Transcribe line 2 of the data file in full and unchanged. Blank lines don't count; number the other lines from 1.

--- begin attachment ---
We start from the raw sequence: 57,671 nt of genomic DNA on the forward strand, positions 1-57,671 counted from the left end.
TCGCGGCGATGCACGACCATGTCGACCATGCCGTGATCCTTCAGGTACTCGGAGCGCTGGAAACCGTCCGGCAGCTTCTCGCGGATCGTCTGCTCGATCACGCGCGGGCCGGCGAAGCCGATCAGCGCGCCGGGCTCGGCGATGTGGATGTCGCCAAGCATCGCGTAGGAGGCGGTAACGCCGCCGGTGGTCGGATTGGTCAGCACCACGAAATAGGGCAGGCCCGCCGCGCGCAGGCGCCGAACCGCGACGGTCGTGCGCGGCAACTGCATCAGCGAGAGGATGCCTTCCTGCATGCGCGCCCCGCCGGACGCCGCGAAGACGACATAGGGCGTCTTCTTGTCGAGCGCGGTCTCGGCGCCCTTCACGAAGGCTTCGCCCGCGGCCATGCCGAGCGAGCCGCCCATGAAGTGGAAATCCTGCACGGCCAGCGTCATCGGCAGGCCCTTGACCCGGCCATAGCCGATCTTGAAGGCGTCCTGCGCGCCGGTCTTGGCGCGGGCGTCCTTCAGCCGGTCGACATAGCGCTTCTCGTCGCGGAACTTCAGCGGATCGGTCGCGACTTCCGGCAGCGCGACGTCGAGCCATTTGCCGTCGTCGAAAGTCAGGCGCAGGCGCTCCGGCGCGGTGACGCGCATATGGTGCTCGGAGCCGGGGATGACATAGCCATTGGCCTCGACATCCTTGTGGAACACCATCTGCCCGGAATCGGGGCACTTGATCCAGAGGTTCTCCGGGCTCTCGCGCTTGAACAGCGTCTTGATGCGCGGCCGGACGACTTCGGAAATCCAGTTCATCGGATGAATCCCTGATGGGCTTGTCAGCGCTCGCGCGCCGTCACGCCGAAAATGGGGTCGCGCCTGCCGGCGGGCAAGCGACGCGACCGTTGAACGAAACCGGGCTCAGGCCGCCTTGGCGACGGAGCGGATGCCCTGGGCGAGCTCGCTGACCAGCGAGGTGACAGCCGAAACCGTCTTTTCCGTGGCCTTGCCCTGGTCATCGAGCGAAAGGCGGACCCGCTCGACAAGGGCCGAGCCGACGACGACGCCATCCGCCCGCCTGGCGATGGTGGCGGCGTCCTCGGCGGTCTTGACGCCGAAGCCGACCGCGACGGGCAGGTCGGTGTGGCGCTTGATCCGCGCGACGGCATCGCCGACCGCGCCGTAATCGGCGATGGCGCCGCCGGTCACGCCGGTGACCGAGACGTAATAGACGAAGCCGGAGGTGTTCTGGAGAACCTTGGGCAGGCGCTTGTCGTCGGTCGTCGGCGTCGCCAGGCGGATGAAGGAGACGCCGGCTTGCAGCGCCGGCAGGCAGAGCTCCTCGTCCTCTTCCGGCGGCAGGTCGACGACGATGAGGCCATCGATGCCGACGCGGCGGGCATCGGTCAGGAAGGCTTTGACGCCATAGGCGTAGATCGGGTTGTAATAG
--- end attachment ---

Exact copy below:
TCGCGGCGATGCACGACCATGTCGACCATGCCGTGATCCTTCAGGTACTCGGAGCGCTGGAAACCGTCCGGCAGCTTCTCGCGGATCGTCTGCTCGATCACGCGCGGGCCGGCGAAGCCGATCAGCGCGCCGGGCTCGGCGATGTGGATGTCGCCAAGCATCGCGTAGGAGGCGGTAACGCCGCCGGTGGTCGGATTGGTCAGCACCACGAAATAGGGCAGGCCCGCCGCGCGCAGGCGCCGAACCGCGACGGTCGTGCGCGGCAACTGCATCAGCGAGAGGATGCCTTCCTGCATGCGCGCCCCGCCGGACGCCGCGAAGACGACATAGGGCGTCTTCTTGTCGAGCGCGGTCTCGGCGCCCTTCACGAAGGCTTCGCCCGCGGCCATGCCGAGCGAGCCGCCCATGAAGTGGAAATCCTGCACGGCCAGCGTCATCGGCAGGCCCTTGACCCGGCCATAGCCGATCTTGAAGGCGTCCTGCGCGCCGGTCTTGGCGCGGGCGTCCTTCAGCCGGTCGACATAGCGCTTCTCGTCGCGGAACTTCAGCGGATCGGTCGCGACTTCCGGCAGCGCGACGTCGAGCCATTTGCCGTCGTCGAAAGTCAGGCGCAGGCGCTCCGGCGCGGTGACGCGCATATGGTGCTCGGAGCCGGGGATGACATAGCCATTGGCCTCGACATCCTTGTGGAACACCATCTGCCCGGAATCGGGGCACTTGATCCAGAGGTTCTCCGGGCTCTCGCGCTTGAACAGCGTCTTGATGCGCGGCCGGACGACTTCGGAAATCCAGTTCATCGGATGAATCCCTGATGGGCTTGTCAGCGCTCGCGCGCCGTCACGCCGAAAATGGGGTCGCGCCTGCCGGCGGGCAAGCGACGCGACCGTTGAACGAAACCGGGCTCAGGCCGCCTTGGCGACGGAGCGGATGCCCTGGGCGAGCTCGCTGACCAGCGAGGTGACAGCCGAAACCGTCTTTTCCGTGGCCTTGCCCTGGTCATCGAGCGAAAGGCGGACCCGCTCGACAAGGGCCGAGCCGACGACGACGCCATCCGCCCGCCTGGCGATGGTGGCGGCGTCCTCGGCGGTCTTGACGCCGAAGCCGACCGCGACGGGCAGGTCGGTGTGGCGCTTGATCCGCGCGACGGCATCGCCGACCGCGCCGTAATCGGCGATGGCGCCGCCGGTCACGCCGGTGACCGAGACGTAATAGACGAAGCCGGAGGTGTTCTGGAGAACCTTGGGCAGGCGCTTGTCGTCGGTCGTCGGCGTCGCCAGGCGGATGAAGGAGACGCCGGCTTGCAGCGCCGGCAGGCAGAGCTCCTCGTCCTCTTCCGGCGGCAGGTCGACGACGATGAGGCCATCGATGCCGACGCGGCGGGCATCGGTCAGGAAGGCTTTGACGCCATAGGCGTAGATCGGGTTGTAATAG